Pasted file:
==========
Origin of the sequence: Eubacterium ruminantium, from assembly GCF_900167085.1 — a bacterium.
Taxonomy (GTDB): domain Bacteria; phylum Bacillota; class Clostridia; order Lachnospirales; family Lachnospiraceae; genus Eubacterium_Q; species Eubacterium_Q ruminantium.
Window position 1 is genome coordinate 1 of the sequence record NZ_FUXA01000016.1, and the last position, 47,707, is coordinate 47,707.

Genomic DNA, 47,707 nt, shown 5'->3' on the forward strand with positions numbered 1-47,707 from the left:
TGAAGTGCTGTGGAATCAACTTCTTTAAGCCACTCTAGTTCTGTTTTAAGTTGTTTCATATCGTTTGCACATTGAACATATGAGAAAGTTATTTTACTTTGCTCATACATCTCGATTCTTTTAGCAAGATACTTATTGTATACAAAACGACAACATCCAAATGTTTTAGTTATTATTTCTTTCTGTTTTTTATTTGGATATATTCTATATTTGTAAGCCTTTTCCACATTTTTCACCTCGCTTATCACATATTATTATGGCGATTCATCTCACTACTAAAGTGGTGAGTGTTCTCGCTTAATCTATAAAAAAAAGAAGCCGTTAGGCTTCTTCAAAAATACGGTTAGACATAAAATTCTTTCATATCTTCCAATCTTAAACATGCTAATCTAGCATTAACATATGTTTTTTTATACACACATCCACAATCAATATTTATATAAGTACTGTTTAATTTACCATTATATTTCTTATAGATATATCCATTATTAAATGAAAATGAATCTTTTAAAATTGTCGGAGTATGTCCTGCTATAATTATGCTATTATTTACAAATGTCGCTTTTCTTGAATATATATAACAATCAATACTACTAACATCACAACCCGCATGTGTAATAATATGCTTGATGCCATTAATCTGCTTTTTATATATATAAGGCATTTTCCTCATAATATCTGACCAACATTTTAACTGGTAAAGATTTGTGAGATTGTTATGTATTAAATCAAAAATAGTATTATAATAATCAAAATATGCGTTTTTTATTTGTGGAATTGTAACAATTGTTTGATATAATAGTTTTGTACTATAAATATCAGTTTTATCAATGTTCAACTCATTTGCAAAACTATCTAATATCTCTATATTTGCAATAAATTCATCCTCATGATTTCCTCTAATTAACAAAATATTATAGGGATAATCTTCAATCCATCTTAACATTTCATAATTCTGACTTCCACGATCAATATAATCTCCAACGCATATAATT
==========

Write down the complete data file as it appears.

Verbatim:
Origin of the sequence: Eubacterium ruminantium, from assembly GCF_900167085.1 — a bacterium.
Taxonomy (GTDB): domain Bacteria; phylum Bacillota; class Clostridia; order Lachnospirales; family Lachnospiraceae; genus Eubacterium_Q; species Eubacterium_Q ruminantium.
Window position 1 is genome coordinate 1 of the sequence record NZ_FUXA01000016.1, and the last position, 47,707, is coordinate 47,707.

Genomic DNA, 47,707 nt, shown 5'->3' on the forward strand with positions numbered 1-47,707 from the left:
TGAAGTGCTGTGGAATCAACTTCTTTAAGCCACTCTAGTTCTGTTTTAAGTTGTTTCATATCGTTTGCACATTGAACATATGAGAAAGTTATTTTACTTTGCTCATACATCTCGATTCTTTTAGCAAGATACTTATTGTATACAAAACGACAACATCCAAATGTTTTAGTTATTATTTCTTTCTGTTTTTTATTTGGATATATTCTATATTTGTAAGCCTTTTCCACATTTTTCACCTCGCTTATCACATATTATTATGGCGATTCATCTCACTACTAAAGTGGTGAGTGTTCTCGCTTAATCTATAAAAAAAAGAAGCCGTTAGGCTTCTTCAAAAATACGGTTAGACATAAAATTCTTTCATATCTTCCAATCTTAAACATGCTAATCTAGCATTAACATATGTTTTTTTATACACACATCCACAATCAATATTTATATAAGTACTGTTTAATTTACCATTATATTTCTTATAGATATATCCATTATTAAATGAAAATGAATCTTTTAAAATTGTCGGAGTATGTCCTGCTATAATTATGCTATTATTTACAAATGTCGCTTTTCTTGAATATATATAACAATCAATACTACTAACATCACAACCCGCATGTGTAATAATATGCTTGATGCCATTAATCTGCTTTTTATATATATAAGGCATTTTCCTCATAATATCTGACCAACATTTTAACTGGTAAAGATTTGTGAGATTGTTATGTATTAAATCAAAAATAGTATTATAATAATCAAAATATGCGTTTTTTATTTGTGGAATTGTAACAATTGTTTGATATAATAGTTTTGTACTATAAATATCAGTTTTATCAATGTTCAACTCATTTGCAAAACTATCTAATATCTCTATATTTGCAATAAATTCATCCTCATGATTTCCTCTAATTAACAAAATATTATAGGGATAATCTTCAATCCATCTTAACATTTCATAATTCTGACTTCCACGATCAATATAATCTCCAACGCATATAATT